Interest in Boeing Apache Longbow Continues to Grow Worldwide

World military leaders from around the world will get a fresh look at the AH-64D Apache Longbow at the 1998 Farnborough Air Show.

A production AH-64D Apache will make its first appearance at the Farnborough Air Show and will be available for demonstrations to key government and military leaders from around the world who have expressed interest in the Apache Longbow.

The AH-64D Apache Longbow is recognized worldwide as the most advanced, most capable multi-mission combat helicopter in the world. More than 1,300 domestic and international AH-64Ds could be in service over the next two decades.

Bob Mitchell, director of Apache Business Development at The Boeing Company in Mesa, Ariz., said, "Nothing compares to Apache Longbow. We have no competition. We have a lot of competitors, but nothing comes close to matching the fully integrated weapon system we build here in Mesa."

With the U.S. Army now fielding its aircraft, two international AH-64D production programs under way, and several new programs on the horizon, Mitchell sees a prosperous future for Apache Longbow. In fact, the company anticipates a world market for at least 600 AH-64D Apaches, not including the U.S. Army, which has nearly 750 AH-64As in its fleet.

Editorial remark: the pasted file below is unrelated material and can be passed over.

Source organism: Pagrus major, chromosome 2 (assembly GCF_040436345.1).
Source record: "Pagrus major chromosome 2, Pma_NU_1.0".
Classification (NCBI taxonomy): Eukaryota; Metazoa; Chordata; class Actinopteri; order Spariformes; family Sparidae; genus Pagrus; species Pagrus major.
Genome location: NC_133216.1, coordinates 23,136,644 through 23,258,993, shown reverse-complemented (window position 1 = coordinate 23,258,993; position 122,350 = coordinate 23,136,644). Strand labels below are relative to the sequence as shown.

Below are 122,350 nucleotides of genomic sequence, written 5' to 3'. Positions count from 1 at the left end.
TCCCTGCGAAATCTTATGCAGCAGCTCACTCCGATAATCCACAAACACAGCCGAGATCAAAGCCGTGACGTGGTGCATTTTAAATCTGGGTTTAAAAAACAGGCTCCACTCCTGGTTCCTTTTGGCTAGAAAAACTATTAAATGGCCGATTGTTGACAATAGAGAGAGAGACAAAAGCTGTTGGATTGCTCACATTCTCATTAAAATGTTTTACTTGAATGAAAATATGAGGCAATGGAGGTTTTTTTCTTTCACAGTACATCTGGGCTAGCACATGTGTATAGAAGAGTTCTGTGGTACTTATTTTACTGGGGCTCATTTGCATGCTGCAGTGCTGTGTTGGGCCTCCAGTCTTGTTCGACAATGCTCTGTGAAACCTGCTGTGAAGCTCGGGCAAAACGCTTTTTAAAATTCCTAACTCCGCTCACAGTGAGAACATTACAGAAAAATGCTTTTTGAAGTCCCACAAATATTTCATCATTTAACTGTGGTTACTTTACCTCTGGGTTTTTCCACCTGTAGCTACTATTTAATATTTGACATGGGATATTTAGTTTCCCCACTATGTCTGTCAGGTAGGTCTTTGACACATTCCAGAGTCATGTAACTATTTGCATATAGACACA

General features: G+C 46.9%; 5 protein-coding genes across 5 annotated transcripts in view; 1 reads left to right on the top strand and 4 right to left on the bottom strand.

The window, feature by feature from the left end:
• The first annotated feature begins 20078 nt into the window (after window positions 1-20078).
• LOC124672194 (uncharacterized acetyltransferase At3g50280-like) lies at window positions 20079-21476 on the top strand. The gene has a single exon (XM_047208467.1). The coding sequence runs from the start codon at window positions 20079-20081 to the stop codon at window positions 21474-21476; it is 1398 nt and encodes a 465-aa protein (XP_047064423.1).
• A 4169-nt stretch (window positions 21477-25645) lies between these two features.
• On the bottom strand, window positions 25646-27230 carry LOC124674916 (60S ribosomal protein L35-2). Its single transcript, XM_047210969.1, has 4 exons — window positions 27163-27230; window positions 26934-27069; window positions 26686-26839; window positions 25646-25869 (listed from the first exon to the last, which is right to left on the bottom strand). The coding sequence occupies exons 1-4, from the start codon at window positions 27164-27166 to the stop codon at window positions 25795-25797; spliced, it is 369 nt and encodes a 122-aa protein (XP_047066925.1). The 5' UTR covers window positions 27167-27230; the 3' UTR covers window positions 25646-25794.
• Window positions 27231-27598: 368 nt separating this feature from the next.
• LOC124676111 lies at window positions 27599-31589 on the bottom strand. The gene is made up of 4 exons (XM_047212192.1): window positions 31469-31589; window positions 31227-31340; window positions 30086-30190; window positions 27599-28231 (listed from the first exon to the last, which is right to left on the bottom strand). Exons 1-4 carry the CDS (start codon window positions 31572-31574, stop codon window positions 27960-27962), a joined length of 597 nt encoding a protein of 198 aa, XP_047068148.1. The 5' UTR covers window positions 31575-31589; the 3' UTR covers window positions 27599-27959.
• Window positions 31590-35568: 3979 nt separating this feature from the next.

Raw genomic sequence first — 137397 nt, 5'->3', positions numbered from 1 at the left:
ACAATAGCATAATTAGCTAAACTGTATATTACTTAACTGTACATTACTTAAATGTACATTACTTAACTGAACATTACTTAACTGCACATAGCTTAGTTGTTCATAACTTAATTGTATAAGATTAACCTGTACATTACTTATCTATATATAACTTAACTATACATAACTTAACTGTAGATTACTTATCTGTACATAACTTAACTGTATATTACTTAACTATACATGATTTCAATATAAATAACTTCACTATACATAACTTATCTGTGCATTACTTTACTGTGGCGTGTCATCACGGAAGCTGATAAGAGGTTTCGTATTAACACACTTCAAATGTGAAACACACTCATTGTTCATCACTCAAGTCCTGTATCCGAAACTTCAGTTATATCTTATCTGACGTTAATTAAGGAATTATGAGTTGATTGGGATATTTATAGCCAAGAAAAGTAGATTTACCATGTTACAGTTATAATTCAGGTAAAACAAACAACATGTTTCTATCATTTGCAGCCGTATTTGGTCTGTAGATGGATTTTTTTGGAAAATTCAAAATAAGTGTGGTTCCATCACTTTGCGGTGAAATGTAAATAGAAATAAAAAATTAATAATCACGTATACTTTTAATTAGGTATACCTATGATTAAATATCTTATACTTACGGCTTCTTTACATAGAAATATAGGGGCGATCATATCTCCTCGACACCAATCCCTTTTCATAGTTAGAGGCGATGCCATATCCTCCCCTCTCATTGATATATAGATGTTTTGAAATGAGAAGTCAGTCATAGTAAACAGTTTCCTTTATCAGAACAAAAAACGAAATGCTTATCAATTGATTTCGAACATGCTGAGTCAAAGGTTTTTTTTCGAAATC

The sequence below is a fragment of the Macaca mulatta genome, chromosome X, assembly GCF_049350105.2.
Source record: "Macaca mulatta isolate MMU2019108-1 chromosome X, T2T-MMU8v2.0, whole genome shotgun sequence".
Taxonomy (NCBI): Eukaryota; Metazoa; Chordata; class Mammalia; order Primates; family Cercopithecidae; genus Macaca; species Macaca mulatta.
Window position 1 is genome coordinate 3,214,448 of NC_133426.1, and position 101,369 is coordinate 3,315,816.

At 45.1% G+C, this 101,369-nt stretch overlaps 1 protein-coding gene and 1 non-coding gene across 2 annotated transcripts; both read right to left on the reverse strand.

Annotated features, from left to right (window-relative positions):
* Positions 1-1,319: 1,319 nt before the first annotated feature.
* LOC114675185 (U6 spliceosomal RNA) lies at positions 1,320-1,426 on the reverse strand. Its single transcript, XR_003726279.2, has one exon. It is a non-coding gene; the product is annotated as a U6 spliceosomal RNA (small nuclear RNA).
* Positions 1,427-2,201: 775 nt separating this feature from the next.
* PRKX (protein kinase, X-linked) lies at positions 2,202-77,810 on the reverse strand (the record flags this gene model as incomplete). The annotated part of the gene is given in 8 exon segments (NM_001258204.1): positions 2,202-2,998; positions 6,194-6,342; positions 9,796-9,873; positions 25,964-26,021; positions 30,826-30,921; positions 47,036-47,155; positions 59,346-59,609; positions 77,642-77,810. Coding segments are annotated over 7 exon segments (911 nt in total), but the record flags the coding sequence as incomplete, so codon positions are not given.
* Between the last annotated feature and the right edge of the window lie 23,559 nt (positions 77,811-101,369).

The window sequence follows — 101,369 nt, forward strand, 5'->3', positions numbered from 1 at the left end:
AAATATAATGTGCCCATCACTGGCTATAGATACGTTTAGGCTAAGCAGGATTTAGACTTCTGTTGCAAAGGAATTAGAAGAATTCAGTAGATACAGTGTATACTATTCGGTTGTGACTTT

The Boeing Apache business development team is responding to numerous requests from potential customers worldwide -- from Europe and the Middle East, to the Asia Pacific region and Latin America.

While some customers remain unnamed, the defense world is aware that countries like Australia, Spain and Turkey, among others, are serious about defense modernization programs, according to Tom Weir, manager of International Business Development. Weir said successes in The Netherlands and the United Kingdom netted two important victories and made Apache Longbow the helicopter to beat. A pending order in Kuwait and another in the Middle East add to the AH-64Ds winning track record, he said.

One reason the Apache Longbow continues to be so desirable is the U.S. Army's long-term efforts to keep it at the forefront of technology.

"From the very beginning," Mitchell said, "the U.S. Army has carried out plans to constantly modernize the AH-64A Apache, which for years has been widely recognized as the world's best combat helicopter."

The explosion in Apache activity also will mean lower costs for customers, Mitchell said, adding, "The more aircraft under contract each year, means lower acquisition costs for our customers.

Although the company doesn't release aircraft pricing, Mitchell said Apache Longbows are "competitively priced with other helicopters when compared to mission requirements and capabilities."

"We're constantly battling other manufacturers who say that their products cost less," he said. "What customers aren't hearing is the one-on-one comparison between their aircraft and ours. Face to face, mission to mission, there's no comparison. Army tests demonstrated that AH-64Ds are 28 times more effective than our A-models. That's impressive. The aircraft itself is our most powerful sales tool."



For further information:
Hal Klopper
(602) 891-5519